Crypto companies are making jump shots with sports deals, here’s why
On 18 December 2022, when we witnessed the showdown between Argentina and France, during the greatest World Cup of all time, emotions ran high and spectators deemed it the single most thrilling experience of their life.
The Argentinians were enamored with Lionel Messi, while the French were love-struck with Kylian Mbappe, and the day marked a fairy tale ending for the “messiah” of the football world. Ending my uncalled tribute here, I would like to draw your attention to the sidelines, the literal sidelines, of the world cup.
It was impossible to miss, Crypto.com’s name plastered in blue and white on the sides for the world to see. This brings me to the topic of discussion, why are crypto companies so invested in sports?
The crypto-sport affair
The answer is pretty simple, just two words, in fact – mainstream appeal. Sports teams want the money and crypto companies need more users for their platforms. And crypto firms are entering these tie-ups in the hope that their name on the teams’ jerseys or on the sidelines will bring in more brand awareness and ultimately, new users.
This is in no way different from the marketing strategies used by companies like Adidas or Coca-Cola.
The World Cup was not the first such deal for Crypto.com, nor was it the first crypto company to venture into sports sponsorships.
According to data from Nielsen Sports, 84 new crypto-related deals were signed globally through the first three quarters of 2021. That’s up 664% from the 11 signed back in 2019 in the same time period.
The number of inked deals dramatically rose between 2019 and 2021. The sponsorship of sports facilities, teams, and leagues grew rapidly as crypto prices soared over 2020 and 2021.
Money goes dribble, dribble!
The biggest crypto-sports deal in 2021 was the purchase of the Los-Angeles’ Staples Centre by Crypto.com. The stadium, which has witnessed the games of legendary players like Michael Jordan and Kobe Bryant, was bought by the crypto exchange for nearly $700 million. The stadium was renamed the Crypto.com Arena and many called it the end of an era.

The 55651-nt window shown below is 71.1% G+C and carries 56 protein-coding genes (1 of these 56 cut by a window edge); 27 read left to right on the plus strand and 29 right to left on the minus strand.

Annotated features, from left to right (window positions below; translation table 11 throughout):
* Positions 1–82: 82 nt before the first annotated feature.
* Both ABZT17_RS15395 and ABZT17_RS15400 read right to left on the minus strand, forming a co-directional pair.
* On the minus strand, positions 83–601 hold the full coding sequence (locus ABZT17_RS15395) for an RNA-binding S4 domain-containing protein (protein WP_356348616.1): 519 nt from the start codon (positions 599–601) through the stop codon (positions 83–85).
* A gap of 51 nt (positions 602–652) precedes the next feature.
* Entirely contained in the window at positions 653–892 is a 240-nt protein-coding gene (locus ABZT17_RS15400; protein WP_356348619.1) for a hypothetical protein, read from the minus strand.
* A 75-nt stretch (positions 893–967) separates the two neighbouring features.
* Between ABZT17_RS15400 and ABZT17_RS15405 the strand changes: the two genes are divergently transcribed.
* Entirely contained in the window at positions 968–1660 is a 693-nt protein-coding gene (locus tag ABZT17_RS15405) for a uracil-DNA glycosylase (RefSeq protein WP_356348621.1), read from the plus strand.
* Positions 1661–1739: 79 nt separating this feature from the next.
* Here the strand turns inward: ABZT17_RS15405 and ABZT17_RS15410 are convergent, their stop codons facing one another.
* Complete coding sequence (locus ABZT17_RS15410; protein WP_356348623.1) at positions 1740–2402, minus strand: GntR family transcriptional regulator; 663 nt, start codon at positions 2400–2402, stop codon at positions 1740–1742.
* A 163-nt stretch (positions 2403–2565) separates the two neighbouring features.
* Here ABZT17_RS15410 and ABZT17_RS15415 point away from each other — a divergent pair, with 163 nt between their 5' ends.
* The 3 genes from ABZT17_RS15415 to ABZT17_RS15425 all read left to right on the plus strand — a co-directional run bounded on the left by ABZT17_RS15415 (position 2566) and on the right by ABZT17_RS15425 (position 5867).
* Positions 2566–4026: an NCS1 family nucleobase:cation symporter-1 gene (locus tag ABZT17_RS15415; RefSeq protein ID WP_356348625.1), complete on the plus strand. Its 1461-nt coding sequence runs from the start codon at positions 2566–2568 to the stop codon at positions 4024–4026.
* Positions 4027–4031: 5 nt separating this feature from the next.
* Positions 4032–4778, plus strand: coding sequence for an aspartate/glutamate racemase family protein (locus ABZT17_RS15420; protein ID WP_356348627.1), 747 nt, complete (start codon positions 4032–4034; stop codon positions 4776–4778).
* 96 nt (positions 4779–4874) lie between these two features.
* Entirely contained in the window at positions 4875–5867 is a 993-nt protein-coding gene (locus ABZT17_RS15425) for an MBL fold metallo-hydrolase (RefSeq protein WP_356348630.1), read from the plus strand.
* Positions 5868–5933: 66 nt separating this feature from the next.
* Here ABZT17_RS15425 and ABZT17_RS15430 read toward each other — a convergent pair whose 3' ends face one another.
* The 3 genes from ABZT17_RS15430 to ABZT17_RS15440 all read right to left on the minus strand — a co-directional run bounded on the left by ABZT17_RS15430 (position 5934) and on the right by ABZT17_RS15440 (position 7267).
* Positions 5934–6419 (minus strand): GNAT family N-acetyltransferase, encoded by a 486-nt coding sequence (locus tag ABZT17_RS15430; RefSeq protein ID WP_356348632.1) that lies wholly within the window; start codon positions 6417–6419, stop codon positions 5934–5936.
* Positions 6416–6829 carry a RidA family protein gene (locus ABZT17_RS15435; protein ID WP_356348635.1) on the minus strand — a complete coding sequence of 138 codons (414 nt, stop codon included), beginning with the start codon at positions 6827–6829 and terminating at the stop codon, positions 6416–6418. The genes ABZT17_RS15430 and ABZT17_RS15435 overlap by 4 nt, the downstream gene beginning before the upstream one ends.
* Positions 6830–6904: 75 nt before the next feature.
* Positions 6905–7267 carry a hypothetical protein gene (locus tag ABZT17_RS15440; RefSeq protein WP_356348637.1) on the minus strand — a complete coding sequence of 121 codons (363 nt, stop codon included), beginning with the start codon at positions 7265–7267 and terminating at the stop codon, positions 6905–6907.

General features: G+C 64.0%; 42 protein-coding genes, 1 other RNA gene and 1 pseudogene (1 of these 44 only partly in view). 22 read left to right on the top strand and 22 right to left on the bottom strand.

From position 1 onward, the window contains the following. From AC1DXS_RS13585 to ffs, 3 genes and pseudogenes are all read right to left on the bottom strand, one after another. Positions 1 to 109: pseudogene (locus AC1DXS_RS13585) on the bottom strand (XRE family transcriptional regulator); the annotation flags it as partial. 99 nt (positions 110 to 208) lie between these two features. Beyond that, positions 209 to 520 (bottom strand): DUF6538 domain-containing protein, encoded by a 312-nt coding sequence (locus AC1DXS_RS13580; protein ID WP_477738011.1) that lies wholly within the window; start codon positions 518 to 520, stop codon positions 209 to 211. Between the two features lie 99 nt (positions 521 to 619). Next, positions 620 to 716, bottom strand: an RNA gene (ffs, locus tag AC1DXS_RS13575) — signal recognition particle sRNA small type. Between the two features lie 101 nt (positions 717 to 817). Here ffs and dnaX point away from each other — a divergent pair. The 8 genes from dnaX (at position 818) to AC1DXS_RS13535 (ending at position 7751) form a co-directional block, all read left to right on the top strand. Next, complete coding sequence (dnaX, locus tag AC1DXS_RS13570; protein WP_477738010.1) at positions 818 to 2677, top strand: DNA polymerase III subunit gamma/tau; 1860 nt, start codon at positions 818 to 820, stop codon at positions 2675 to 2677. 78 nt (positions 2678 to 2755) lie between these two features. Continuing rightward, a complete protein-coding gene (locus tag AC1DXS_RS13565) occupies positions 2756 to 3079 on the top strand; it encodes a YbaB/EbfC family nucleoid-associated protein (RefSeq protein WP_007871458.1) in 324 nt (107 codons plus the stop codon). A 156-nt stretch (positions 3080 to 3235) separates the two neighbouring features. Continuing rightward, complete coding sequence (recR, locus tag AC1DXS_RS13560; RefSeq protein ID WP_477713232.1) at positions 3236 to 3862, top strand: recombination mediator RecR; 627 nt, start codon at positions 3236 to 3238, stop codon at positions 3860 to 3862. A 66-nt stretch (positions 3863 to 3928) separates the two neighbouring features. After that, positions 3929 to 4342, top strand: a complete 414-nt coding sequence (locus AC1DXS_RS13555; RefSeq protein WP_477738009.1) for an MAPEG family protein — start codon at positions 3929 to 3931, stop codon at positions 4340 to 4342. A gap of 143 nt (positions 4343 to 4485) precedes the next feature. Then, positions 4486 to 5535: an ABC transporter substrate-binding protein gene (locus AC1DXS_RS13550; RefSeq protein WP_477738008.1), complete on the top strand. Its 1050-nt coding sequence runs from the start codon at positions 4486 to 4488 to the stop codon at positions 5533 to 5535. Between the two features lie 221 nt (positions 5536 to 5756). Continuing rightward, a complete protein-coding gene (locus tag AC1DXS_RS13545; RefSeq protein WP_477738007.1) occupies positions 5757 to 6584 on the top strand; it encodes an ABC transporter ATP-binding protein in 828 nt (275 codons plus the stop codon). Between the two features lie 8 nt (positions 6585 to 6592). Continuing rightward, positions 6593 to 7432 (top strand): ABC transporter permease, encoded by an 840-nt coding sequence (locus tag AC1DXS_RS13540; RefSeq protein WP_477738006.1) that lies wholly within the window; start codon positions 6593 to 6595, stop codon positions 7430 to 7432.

Let’s not forget Coinbase, which is the official crypto partner of the NBA. In fact, this U.S. exchange in 2021 became the exclusive cryptocurrency partner of the NBA, WNBA, and USA Basketball.
FTX, before its downfall, was super involved in sports sponsorships as well. FTX purchased the naming rights to the Miami Heat’s arena. The company also made Golden State Warriors star Steph Curry its brand ambassador.
Crypto exchange OKX became a primary partner for McLaren Formula 1 team in 2022. And the list of companies that got into sports sponsorships goes on. But the question remains, why are crypto companies so focused on big sports sponsorships?
Answering the WHY
Let me take you into some well-researched facts for this. According to Nielsen,
“Crypto advertising and sponsorships in sports makes sense for an array of reasons, with visibility typically being the top driver, especially among new brands and categories.”
In the U.S. alone, sports programming accounted for 98% of the most-viewed programs across broadcast and 72% of the most-viewed programs on cable television between January and September, with Super Bowl LV accounting for 20.3 billion minutes viewed.
If this isn’t enough, let me give you another reason why companies are specifically choosing sports. An interesting fact from a Nielsen survey says 81% of global consumers either completely trust or somewhat trust brand sponsorships at sports events.
This is just behind recommendations from friends and family and branded websites.
By delving into the sports world, crypto companies are getting access to billions of people and the love they show toward their favorite clubs or team.
Factoring in these reasons, it shouldn’t be a surprise that by 2026 sports sponsorship from crypto firms is estimated to reach $5 billion.
The deal breaker
Though all seemed good in 2021, the crypto sector was not ready for the whirlwinds that 2022 brought. This led to a decline in sports sponsorships as well.
According to a Fitch report, cryptocurrency market volatility in 2022, including the bankruptcy filings of FTX and BlockFi, highlighted the viability risks of these firms as sponsorship partners for U.S. sports teams, leagues, and facilities.
Fitch further added,
“Heading into 2023, the worsening macroeconomic environment could lead to a slower timeline for replacing or renewing sports sponsorships, as companies look to reduce expenses by trimming advertising and marketing budgets.”
Companies started to separate themselves from unnecessary expenditures. The best example is this tweet from Binance CEO. He said the company is prioritizing hiring over lucrative advertisements.
It was not easy saying no to Super bowl ads, stadium naming rights, large sponsor deals a few months ago, but we did.
— CZ ? Binance (@cz_binance) June 15, 2022
Some might argue that given the volatility of the space, crypto companies should not be spending extravagantly. But a fact to keep in mind is, this sector is just in its infancy. And it needs all the attention it can get.
Lastly, the crypto sector stands to gain more from these sports partnerships than traditional sectors like auto or retail. With the right strategy and right sponsorships, crypto companies can navigate these rough waters and come out on top.